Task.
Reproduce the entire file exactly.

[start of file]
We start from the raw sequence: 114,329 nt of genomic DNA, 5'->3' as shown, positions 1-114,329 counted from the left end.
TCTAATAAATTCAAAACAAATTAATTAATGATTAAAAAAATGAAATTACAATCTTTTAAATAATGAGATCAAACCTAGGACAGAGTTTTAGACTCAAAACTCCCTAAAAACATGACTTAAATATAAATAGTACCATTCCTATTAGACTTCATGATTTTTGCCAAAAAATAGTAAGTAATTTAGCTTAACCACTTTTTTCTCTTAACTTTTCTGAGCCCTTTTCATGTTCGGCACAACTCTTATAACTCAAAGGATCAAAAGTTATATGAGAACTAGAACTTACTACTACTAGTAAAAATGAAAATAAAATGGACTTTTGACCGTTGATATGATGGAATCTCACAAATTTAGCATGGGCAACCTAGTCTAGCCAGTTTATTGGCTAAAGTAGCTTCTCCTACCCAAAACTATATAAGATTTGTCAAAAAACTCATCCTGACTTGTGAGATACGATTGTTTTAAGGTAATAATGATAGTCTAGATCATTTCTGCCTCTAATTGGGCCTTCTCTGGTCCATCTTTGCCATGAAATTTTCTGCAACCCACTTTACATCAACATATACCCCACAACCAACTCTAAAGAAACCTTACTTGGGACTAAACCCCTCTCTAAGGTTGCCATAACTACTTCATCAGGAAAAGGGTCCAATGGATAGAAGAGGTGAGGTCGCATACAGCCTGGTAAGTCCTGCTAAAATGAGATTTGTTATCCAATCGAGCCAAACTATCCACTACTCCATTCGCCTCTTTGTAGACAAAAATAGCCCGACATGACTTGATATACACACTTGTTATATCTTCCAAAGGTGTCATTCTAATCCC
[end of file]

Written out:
We start from the raw sequence: 114,329 nt of genomic DNA, 5'->3' as shown, positions 1-114,329 counted from the left end.
TCTAATAAATTCAAAACAAATTAATTAATGATTAAAAAAATGAAATTACAATCTTTTAAATAATGAGATCAAACCTAGGACAGAGTTTTAGACTCAAAACTCCCTAAAAACATGACTTAAATATAAATAGTACCATTCCTATTAGACTTCATGATTTTTGCCAAAAAATAGTAAGTAATTTAGCTTAACCACTTTTTTCTCTTAACTTTTCTGAGCCCTTTTCATGTTCGGCACAACTCTTATAACTCAAAGGATCAAAAGTTATATGAGAACTAGAACTTACTACTACTAGTAAAAATGAAAATAAAATGGACTTTTGACCGTTGATATGATGGAATCTCACAAATTTAGCATGGGCAACCTAGTCTAGCCAGTTTATTGGCTAAAGTAGCTTCTCCTACCCAAAACTATATAAGATTTGTCAAAAAACTCATCCTGACTTGTGAGATACGATTGTTTTAAGGTAATAATGATAGTCTAGATCATTTCTGCCTCTAATTGGGCCTTCTCTGGTCCATCTTTGCCATGAAATTTTCTGCAACCCACTTTACATCAACATATACCCCACAACCAACTCTAAAGAAACCTTACTTGGGACTAAACCCCTCTCTAAGGTTGCCATAACTACTTCATCAGGAAAAGGGTCCAATGGATAGAAGAGGTGAGGTCGCATACAGCCTGGTAAGTCCTGCTAAAATGAGATTTGTTATCCAATCGAGCCAAACTATCCACTACTCCATTCGCCTCTTTGTAGACAAAAATAGCCCGACATGACTTGATATACACACTTGTTATATCTTCCAAAGGTGTCATTCTAATCCC